xlab="Year", main="", fcol="white", type="o")

lines(fitted(fit1), col="blue", type="o")

lines(fitted(fit2), col="red", type="o")

lines(fitted(fit3), col="green", type="o")

lines(fit1$mean, col="blue", type="o")

lines(fit2$mean, col="red", type="o")

lines(fit3$mean, col="green", type="o")

legend("topleft",lty=1, col=c(1,"blue","red","green"),

c("data", expression(alpha == 0.2), expression(alpha == 0.6),

expression(alpha == 0.89)),pch=1)

In this example, simple exponential smoothing is applied to forecast oil production in Saudi Arabia. The black line in Figure 7.2 is a plot of the data over the period 1996–2007, which shows a changing level over time but no obvious trending behaviour.

In Table 7.2 we demonstrate the application of simple exponential smoothing. The last three columns show the estimated level for times $t=0$ to $t=12$, then the forecasts for $h=1,2,3,$ for three different values of $\alpha$. For the first two columns the smoothing parameter $\alpha$ is set to $0.2$ and $0.6$ respectively and the initial level $\ell_0$ is set to $y_1$ in both cases. In the third column both the smoothing parameter and the initial level are estimated. Using an optimization tool, we find the values of $\alpha$ and $\ell_0$ that minimize the SSE, subject to the restriction that $0\le\alpha\le1$. Note that the SSE values presented in the last row of the table is smaller for this estimated $\alpha$ and $\ell_0$ than for the other values of $\alpha$ and $\ell_0$.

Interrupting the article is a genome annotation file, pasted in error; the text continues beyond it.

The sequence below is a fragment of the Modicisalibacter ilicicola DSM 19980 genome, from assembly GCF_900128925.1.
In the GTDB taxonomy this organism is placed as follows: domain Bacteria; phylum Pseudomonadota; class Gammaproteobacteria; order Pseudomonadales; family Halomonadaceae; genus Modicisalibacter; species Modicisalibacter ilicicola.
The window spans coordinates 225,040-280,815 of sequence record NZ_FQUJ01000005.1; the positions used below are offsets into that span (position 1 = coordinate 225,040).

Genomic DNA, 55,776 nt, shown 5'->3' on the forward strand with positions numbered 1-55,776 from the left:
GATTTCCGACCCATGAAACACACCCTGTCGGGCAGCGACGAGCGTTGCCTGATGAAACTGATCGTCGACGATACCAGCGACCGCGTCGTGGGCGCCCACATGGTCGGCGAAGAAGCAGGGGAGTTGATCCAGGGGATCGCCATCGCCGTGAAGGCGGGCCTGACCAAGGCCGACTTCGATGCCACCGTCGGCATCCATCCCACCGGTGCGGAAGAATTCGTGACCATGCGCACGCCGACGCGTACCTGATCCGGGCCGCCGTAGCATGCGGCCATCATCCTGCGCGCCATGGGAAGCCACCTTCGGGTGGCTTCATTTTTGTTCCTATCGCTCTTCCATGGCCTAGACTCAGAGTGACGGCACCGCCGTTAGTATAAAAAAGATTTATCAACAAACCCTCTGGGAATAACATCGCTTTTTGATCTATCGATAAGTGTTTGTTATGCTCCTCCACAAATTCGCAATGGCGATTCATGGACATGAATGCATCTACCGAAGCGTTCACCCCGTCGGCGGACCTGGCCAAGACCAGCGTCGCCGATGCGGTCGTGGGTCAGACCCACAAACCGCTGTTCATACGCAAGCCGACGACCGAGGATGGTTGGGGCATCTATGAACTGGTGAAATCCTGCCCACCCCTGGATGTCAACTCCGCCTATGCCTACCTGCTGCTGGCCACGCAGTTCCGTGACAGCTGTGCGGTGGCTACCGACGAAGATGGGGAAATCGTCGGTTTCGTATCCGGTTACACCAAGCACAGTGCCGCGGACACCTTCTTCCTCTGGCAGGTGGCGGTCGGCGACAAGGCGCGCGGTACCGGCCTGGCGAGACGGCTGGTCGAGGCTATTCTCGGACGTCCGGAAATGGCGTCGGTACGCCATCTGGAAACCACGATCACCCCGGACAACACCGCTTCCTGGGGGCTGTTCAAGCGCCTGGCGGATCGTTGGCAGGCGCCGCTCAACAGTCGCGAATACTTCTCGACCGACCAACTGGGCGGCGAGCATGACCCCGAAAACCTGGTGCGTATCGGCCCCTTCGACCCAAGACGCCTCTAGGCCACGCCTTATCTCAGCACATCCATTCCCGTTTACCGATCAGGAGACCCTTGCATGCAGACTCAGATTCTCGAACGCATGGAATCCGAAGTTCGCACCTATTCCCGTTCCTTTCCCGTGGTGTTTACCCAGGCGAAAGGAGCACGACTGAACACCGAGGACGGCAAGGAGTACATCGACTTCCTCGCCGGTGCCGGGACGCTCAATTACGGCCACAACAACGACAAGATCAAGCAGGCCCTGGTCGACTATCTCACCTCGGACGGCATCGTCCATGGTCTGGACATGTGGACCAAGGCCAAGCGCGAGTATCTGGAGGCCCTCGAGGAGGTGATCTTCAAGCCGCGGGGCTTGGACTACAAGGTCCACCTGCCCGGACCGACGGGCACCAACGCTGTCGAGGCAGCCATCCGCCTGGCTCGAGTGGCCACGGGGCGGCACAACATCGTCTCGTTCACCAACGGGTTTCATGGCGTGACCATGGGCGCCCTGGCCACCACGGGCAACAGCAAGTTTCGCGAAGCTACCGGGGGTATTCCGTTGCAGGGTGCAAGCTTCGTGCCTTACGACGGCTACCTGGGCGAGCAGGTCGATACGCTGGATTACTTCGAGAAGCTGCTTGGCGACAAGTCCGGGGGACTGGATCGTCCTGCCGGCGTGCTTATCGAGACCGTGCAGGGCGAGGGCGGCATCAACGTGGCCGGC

Year | Time Period $t$ | Observed values $y_t$ | Level $\ell_t$ $\alpha=0.2$ | Level $\ell_t$ $\alpha=0.6$ | Level $\ell_t$ $\alpha=0.89^*$ |
---|---|---|---|---|---|